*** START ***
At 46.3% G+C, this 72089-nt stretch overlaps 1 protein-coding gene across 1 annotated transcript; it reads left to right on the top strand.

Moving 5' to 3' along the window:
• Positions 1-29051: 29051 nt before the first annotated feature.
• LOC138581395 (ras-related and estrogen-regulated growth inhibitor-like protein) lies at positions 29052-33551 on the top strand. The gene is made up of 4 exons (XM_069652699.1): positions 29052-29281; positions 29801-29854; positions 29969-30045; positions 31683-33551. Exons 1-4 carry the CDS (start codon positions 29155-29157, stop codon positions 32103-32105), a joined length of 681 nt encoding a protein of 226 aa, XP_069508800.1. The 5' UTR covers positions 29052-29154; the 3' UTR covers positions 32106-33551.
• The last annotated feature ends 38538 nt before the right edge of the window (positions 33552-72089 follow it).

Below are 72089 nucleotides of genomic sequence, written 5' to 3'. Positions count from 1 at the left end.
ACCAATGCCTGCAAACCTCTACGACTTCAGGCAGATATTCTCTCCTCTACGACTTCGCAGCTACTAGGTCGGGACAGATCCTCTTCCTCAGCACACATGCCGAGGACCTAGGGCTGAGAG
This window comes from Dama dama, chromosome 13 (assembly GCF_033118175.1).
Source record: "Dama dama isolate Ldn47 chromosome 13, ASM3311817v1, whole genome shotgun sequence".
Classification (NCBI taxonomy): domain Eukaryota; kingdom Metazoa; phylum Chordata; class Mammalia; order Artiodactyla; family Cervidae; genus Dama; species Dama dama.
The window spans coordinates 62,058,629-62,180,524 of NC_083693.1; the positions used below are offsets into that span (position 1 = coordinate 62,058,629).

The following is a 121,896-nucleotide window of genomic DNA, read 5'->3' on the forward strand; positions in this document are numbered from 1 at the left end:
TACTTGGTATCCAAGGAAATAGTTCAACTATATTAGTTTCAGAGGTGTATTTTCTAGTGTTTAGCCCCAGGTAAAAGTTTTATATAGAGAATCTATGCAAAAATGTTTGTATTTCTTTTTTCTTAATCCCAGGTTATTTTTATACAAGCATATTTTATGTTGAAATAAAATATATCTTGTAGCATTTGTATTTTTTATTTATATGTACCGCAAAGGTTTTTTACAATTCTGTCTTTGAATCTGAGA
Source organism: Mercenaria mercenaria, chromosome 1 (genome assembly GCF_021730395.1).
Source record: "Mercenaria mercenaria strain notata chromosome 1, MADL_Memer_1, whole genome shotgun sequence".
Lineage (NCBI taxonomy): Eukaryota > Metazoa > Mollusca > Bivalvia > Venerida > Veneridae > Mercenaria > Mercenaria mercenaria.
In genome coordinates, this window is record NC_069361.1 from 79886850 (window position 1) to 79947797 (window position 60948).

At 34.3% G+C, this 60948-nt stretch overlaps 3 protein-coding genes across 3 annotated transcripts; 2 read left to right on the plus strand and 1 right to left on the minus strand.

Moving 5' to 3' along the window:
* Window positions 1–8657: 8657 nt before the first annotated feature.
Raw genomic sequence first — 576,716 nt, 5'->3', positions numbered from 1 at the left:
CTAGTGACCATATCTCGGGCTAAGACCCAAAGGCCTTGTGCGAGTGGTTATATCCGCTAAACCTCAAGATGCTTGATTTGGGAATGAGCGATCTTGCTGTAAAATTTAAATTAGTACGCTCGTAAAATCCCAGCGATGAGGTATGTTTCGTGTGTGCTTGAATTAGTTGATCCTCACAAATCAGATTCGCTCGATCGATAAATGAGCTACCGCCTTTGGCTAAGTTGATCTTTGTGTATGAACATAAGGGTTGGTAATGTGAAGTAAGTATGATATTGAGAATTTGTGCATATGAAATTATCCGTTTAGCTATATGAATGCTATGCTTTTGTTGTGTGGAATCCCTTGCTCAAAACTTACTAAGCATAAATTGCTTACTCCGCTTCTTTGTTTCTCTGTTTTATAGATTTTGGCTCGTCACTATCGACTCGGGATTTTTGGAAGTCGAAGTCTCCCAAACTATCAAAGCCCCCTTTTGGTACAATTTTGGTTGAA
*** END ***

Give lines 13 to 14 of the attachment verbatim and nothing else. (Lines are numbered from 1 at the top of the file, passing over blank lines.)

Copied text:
TACTTGGTATCCAAGGAAATAGTTCAACTATATTAGTTTCAGAGGTGTATTTTCTAGTGTTTAGCCCCAGGTAAAAGTTTTATATAGAGAATCTATGCAAAAATGTTTGTATTTCTTTTTTCTTAATCCCAGGTTATTTTTATACAAGCATATTTTATGTTGAAATAAAATATATCTTGTAGCATTTGTATTTTTTATTTATATGTACCGCAAAGGTTTTTTACAATTCTGTCTTTGAATCTGAGA
Source organism: Mercenaria mercenaria, chromosome 1 (genome assembly GCF_021730395.1).